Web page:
Prisonless: How Modern Technology Allows Prisoners To Walk And Live Among Us

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Can tracking largely replace prisons?

Have you ever thought about how ineffective different parts of our legal system are? I’ve often thought about how restraining orders are such a quaint throw-back to a time before technology: So-and-so might do such-and-such at the corner of there-and-there; best order them away.  But restraining orders are pieces of paper.  They seem almost naive:  The cops aren’t psychic.  They can’t necessarily tell whether the stalker is within two hundred feet of his victim, or if the wife-beater is getting too close to his ex.  But what if they could?

The technology to track people wherever they go already exists, and has already been commercialized for use with the prison population.  Prisoners who wear devices like BI’s “Exacutrack” are effectively on parole, and can be kept on arbitrarily restrictive schedules or risk being tracked down by their GPSes and held accountable.  Unlike house arrest, they can still move from place to place as they hold down jobs, visit family, and so on, as long as that’s what they’re supposed to do.  Show up at work on time, meet the supervising officer once a week, never get anywhere near the elementary school or the liquor store — or face the consequences.

The benefits of this system are plain.  For one thing, it’s cheaper, and the ballooning prison population makes it reasonable to keep an eye on the balance book.  Staffing an office that keeps an eye on the movements of anklet-equipped parolees is cheaper than maintaining and guarding an internment facility.  Convicts released to the wider world can hold jobs – can be obliged to hold jobs – and thereby contribute to the economy, performing labor and paying taxes, rather than consuming thousands of dollars of public money annually.  And, importantly, it keeps those people out of jail, where they would be at high risk of abuse and violence that does no good for the recidivism rate.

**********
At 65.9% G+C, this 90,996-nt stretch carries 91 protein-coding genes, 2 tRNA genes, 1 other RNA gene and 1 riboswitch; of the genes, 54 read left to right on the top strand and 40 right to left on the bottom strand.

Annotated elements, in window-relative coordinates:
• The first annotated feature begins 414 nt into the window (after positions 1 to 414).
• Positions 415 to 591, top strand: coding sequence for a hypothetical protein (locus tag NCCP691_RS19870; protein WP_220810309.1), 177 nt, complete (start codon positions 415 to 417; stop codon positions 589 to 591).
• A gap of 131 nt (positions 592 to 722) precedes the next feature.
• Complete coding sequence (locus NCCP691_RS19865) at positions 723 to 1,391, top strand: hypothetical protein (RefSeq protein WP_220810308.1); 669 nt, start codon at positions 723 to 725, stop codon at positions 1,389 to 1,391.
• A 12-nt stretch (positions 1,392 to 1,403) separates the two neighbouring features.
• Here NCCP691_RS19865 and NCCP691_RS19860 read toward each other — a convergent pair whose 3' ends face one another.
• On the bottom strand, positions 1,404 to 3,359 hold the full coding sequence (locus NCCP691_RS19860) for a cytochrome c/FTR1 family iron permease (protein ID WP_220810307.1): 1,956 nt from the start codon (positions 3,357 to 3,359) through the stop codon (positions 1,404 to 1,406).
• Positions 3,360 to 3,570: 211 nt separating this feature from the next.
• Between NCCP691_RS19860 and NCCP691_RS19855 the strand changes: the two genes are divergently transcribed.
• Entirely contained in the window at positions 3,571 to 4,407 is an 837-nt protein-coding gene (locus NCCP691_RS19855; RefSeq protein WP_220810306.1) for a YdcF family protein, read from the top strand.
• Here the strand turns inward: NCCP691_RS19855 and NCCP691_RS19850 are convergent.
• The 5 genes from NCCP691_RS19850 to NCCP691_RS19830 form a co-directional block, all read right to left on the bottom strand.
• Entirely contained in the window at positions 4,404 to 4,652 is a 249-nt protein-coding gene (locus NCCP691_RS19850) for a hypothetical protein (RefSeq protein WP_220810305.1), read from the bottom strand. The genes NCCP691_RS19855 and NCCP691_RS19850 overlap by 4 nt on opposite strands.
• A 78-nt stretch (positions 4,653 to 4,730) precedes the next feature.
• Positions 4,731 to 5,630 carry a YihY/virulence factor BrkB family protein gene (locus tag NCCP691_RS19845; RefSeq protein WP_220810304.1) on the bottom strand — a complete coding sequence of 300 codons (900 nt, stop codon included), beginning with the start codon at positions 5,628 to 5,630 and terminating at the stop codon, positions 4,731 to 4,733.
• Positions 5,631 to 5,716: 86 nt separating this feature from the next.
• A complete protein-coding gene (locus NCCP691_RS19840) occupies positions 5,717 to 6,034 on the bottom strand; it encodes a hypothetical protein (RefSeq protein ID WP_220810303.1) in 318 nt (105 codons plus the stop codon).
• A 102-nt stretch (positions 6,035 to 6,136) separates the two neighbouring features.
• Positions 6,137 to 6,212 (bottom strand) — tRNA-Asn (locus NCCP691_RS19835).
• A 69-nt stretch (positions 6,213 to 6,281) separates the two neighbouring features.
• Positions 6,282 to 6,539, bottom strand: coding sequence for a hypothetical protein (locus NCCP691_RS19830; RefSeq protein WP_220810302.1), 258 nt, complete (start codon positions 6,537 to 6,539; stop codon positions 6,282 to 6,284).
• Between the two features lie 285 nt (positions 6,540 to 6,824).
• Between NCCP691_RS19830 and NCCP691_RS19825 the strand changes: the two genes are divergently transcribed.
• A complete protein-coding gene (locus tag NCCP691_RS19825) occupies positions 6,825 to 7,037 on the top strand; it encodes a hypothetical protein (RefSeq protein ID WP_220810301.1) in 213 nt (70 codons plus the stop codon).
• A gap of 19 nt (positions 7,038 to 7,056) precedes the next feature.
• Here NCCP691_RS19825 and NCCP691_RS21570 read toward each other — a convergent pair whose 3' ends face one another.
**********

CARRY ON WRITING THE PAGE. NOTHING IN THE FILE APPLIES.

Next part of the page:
But there are hidden costs to wiring up criminals and sending them into the world.

On the one hand, the anklets are deterrents – not preventatives.  If someone with an anklet on decides to wander off his prescribed path, there are minutes before a response team can swoop down.  If the parolee can wreak mischief without deviating from acceptable routes – perhaps showing up to work on time only to attack his boss, or personally avoiding the street corner where cocaine is trafficked but getting a buddy to serve as a courier – then the anklet won’t get that information to the people who need it any faster.  To say nothing of the fact that the device could be sheared off with a sharp object – setting off an alarm, yes, but also instantly cutting off the stream of information about its bearer’s movements.

And on the other hand, the anklets are simultaneously too punitive and not punitive enough.  If they see more common use, victims and their families could resent the fact that anklet-wearers are walking around with so little visible interference in their lives.  Angry wronged parties might demand harsher measures than mere geo-location monitoring, or at least longer times spent under surveillance than would have been endured behind bars.

But the monitoring is costly to the monitored, and if public opinion about it makes sentence terms skyrocket to compensate for its supposed lightness, people with minor rap sheets could find themselves tethered to Big Brother for the rest of their lives, always watched, always subject to questioning about where they went.  (BI also sells “alcohol compliance” devices, so it’s not just about what addresses one visits, either.)  Even the device itself isn’t quite harmless; it can’t be taken off, and rubs, endlessly, against one ring of skin; at least if it’s your parent or significant other tracking you, you can leave the phone behind.  All of these considerations are smaller than the complete loss of freedom that incarceration represents, but it remains a forbidding sort of life sentence.

Overall and for many offenders, the anklets are an improvement over prison, in terms of burden on society and on convict both.  Only impulses to optimize for punishment rather than harm reduction, and cavalier dismissal of the costs anklet-wearers still endure, could make this use of technology less than a strict improvement.

[Image credit: On the Fence with Ken Kalthoff]

Executive Editor, Rockstar Research Magazine

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